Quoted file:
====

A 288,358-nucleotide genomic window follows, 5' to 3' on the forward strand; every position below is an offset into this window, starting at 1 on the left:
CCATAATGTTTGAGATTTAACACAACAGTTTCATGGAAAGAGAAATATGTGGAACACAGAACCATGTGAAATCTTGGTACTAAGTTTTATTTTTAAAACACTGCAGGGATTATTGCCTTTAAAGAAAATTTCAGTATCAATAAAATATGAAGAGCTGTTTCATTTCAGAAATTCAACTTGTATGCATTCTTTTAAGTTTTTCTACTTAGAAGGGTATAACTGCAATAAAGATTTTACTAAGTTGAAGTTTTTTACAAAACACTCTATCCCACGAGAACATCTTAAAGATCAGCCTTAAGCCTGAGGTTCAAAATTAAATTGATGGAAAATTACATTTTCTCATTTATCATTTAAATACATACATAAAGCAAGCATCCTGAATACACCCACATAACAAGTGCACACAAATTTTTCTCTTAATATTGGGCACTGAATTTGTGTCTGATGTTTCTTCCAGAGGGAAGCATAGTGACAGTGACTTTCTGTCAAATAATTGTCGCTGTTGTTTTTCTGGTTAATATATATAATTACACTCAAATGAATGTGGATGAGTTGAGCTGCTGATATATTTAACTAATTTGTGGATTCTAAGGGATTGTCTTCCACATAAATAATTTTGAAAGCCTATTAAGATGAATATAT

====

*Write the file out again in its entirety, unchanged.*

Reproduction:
A 288,358-nucleotide genomic window follows, 5' to 3' on the forward strand; every position below is an offset into this window, starting at 1 on the left:
CCATAATGTTTGAGATTTAACACAACAGTTTCATGGAAAGAGAAATATGTGGAACACAGAACCATGTGAAATCTTGGTACTAAGTTTTATTTTTAAAACACTGCAGGGATTATTGCCTTTAAAGAAAATTTCAGTATCAATAAAATATGAAGAGCTGTTTCATTTCAGAAATTCAACTTGTATGCATTCTTTTAAGTTTTTCTACTTAGAAGGGTATAACTGCAATAAAGATTTTACTAAGTTGAAGTTTTTTACAAAACACTCTATCCCACGAGAACATCTTAAAGATCAGCCTTAAGCCTGAGGTTCAAAATTAAATTGATGGAAAATTACATTTTCTCATTTATCATTTAAATACATACATAAAGCAAGCATCCTGAATACACCCACATAACAAGTGCACACAAATTTTTCTCTTAATATTGGGCACTGAATTTGTGTCTGATGTTTCTTCCAGAGGGAAGCATAGTGACAGTGACTTTCTGTCAAATAATTGTCGCTGTTGTTTTTCTGGTTAATATATATAATTACACTCAAATGAATGTGGATGAGTTGAGCTGCTGATATATTTAACTAATTTGTGGATTCTAAGGGATTGTCTTCCACATAAATAATTTTGAAAGCCTATTAAGATGAATATAT